Clinton Brook & Peed is very pleased to announced that after being acquitted of piracy charges in November, the Firm’s pro bono client, Ali Mohamed Ali, has finally been cleared of all charges of wrongdoing. The federal government initially sought to retry Mr. Ali on hostage taking charges after the jury hung on those counts,.
THIS NEWS STORY WAS PRODUCED BY THE ASSOCIATED PRESS: By: Frederick J. Frommer “The U.S. Justice Department said Wednesday it plans to retry an alleged Somali pirate for hostage-taking, after a jury deadlocked on those charges last week. The government announced its decision at a hearing Wednesday in the case of Ali Mohamed Ali. His.
THIS STORY APPEARED IN THE GUARDIAN: By: Paul Lewis The Guardian newspaper recently ran a piece about our recent criminal defense of former Director-General of Education for Somaliland Ali Mohamed Ali.: “Prosecutors accuse Ali Mohamed Ali, 51, of piracy, but critics say US government is over-reaching by bringing charges “A Somali man appeared in US.
CASE RESULTS DEPEND UPON A VARIETY OF FACTORS UNIQUE TO EACH CASE; CASE RESULTS DO NOT GUARANTEE OR PREDICT A SIMILAR RESULT IN ANY FUTURE CASE. WASHINGTON, D.C. — The U.S. Court of Appeals for the District of Columbia issued an opinion yesterday affirming the dismissal of conspiracy charges against firm client Ali Mohamed Ali..
CB&P Partner Matt Peed joined a panel of distinguished scholars yesterday sponsored by the non-profit organization 100 Reporters to discuss the phenomenon of Somali piracy after a screening of the new documentary film Stolen Seas: Tales of Somali Piracy. The documentary features extensive footage and interviews with Clinton Brook & Peed’s client, former Director General.
CASE RESULTS DEPEND UPON A VARIETY OF FACTORS UNIQUE TO EACH CASE; CASE RESULTS DO NOT GUARANTEE OR PREDICT A SIMILAR RESULT IN ANY FUTURE CASE. THIS STORY APPEARED IN The Legal Times: By: Mike Scarcella In a win for prosecutors, a federal judge in Washington has ordered a Somali man be returned to government.
THIS STORY APPEARED IN The Legal Times: By: Mike Scarcella A federal appeals court in Washington has agreed to expedite a dispute over whether a Somali man accused of serving as a hostage negotiator for pirates should be returned to federal custody and held without bond pending trial. U.S. District Judge Ellen Segal Huvelle ordered.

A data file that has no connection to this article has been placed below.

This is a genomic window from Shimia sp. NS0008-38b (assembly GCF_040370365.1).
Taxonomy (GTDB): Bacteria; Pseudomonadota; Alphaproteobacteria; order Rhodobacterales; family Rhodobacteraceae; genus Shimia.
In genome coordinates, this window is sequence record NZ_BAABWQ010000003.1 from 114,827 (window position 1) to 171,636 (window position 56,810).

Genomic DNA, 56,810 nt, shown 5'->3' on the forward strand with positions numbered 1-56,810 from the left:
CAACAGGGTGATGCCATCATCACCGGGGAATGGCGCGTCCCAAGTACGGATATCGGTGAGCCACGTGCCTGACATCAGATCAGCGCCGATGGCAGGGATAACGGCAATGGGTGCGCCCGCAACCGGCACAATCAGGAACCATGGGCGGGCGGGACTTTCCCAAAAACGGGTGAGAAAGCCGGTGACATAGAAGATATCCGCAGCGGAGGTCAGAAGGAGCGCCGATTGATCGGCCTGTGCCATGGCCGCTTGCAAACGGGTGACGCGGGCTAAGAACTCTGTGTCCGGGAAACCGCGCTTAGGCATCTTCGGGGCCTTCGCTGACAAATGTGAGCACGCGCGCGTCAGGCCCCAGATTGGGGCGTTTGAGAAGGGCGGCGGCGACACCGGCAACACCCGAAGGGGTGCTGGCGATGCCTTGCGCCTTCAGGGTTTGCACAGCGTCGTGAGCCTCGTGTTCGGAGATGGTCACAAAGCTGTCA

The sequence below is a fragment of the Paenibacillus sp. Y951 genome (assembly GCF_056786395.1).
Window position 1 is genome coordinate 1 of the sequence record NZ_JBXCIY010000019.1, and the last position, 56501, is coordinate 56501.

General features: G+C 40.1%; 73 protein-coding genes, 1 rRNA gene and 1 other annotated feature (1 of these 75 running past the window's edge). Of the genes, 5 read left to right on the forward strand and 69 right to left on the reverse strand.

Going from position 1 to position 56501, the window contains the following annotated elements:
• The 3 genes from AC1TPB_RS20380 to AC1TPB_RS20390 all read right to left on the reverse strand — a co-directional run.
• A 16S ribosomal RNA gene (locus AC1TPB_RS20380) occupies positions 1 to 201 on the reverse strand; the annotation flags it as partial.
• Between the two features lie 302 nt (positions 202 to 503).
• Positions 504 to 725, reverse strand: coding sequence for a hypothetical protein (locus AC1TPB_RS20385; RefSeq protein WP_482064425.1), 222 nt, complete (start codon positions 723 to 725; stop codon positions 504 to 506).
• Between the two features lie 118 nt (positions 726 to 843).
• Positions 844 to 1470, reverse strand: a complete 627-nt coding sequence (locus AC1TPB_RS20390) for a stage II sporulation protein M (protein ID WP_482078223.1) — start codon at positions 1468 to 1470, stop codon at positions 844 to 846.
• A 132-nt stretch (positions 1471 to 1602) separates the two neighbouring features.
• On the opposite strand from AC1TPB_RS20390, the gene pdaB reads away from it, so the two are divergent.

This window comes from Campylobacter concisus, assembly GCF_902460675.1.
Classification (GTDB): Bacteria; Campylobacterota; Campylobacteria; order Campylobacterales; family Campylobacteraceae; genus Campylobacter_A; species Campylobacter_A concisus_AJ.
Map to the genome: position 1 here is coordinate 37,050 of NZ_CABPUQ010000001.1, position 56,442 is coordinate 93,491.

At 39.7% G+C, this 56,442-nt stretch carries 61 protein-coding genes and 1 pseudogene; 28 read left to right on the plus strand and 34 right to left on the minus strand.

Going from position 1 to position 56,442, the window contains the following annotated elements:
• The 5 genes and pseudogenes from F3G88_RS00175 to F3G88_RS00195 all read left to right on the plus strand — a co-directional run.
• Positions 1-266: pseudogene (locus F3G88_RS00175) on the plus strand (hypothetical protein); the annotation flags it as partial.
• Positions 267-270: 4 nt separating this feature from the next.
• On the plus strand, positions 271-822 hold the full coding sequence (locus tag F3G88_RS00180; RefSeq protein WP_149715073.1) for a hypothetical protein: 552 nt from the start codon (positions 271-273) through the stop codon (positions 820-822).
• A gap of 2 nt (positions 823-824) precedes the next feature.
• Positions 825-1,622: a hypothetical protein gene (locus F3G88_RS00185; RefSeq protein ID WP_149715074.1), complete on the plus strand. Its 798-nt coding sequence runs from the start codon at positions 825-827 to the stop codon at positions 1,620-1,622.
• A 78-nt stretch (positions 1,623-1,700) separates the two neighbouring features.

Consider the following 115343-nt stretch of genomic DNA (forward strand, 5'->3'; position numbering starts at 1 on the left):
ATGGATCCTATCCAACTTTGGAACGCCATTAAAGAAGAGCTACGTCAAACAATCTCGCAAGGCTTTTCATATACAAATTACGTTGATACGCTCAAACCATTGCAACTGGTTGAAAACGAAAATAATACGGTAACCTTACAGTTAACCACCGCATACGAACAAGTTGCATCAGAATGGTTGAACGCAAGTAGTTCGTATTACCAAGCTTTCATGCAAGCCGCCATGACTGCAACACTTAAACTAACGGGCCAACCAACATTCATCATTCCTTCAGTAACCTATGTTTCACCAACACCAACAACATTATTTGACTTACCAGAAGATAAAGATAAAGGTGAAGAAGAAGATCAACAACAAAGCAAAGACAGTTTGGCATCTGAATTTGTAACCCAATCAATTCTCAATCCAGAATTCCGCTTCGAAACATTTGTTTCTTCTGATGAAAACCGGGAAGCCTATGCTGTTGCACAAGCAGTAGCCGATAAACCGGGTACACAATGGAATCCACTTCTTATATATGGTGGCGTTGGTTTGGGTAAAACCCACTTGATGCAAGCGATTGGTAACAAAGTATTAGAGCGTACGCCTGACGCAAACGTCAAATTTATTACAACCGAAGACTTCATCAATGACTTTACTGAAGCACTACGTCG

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THIS ARTICLE APPEARED IN FOXNEWS.COM: By: Associated Press WASHINGTON — A judge on Tuesday ordered the release of an alleged Somali pirate to home confinement while the government pursues an appeal that could delay his trial until next year. The trial of Ali Mohamed Ali was scheduled to begin next week. But prosecutors said Tuesday.
THIS ARTICLE APPEARED IN ABA JOURNAL: By: Martha Neil Visibly angry and getting more so after learning shortly before trial that prosecutors could place a Somali piracy case defendant in international waters for only 24 to 28 minutes, a federal judge in Washington, D.C., gave them a piece of her mind. Saying that she was.
THIS ASSOCIATED PRESS ARTICLE APPEARED IN THE WASHINGTON POST: By: Associated Press WASHINGTON — The federal judge overseeing the case of a Somali man accused of negotiating a ransom payment during a 2008 pirate takeover of a Danish merchant ship told prosecutors they had engaged in “inexcusable behavior,” and suggested they will have a hard.
THIS BLOG POST ORIGINALLY APPEARED ON THE VOLOKH CONSPIRACY: Prof. Eugene Kontorovich (Northwestern) — who has guest-blogged here several times — passes along this item about today’s United States v. Ali (D.D.C. July 13, 2012): Not many alleged Somali pirates are apprehended when they come to the U.S for a conference of educators. Yet that.
Washington, D.C.—In the matter of United States v. Ali Mohamed Ali, federal District Judge Ellen S. Huvelle issued a landmark ruling, finding that there is no crime of conspiracy to commit piracy under international law. Defendant Ali is the former Director-General of Education for Somaliland, a self-declared autonomous republic within Somalia. In April 2011, he.
This evening, Clinton Brook & Peed filed a redacted version of their renewed motion for pretrial release on behalf of Ali Mohamed Ali, the former Director-General of Somaliland’s Ministry of Education. Mr. Ali stands accused of piracy under the law of nations, attack to plunder, hostage taking, and other crimes. This filing marks the first.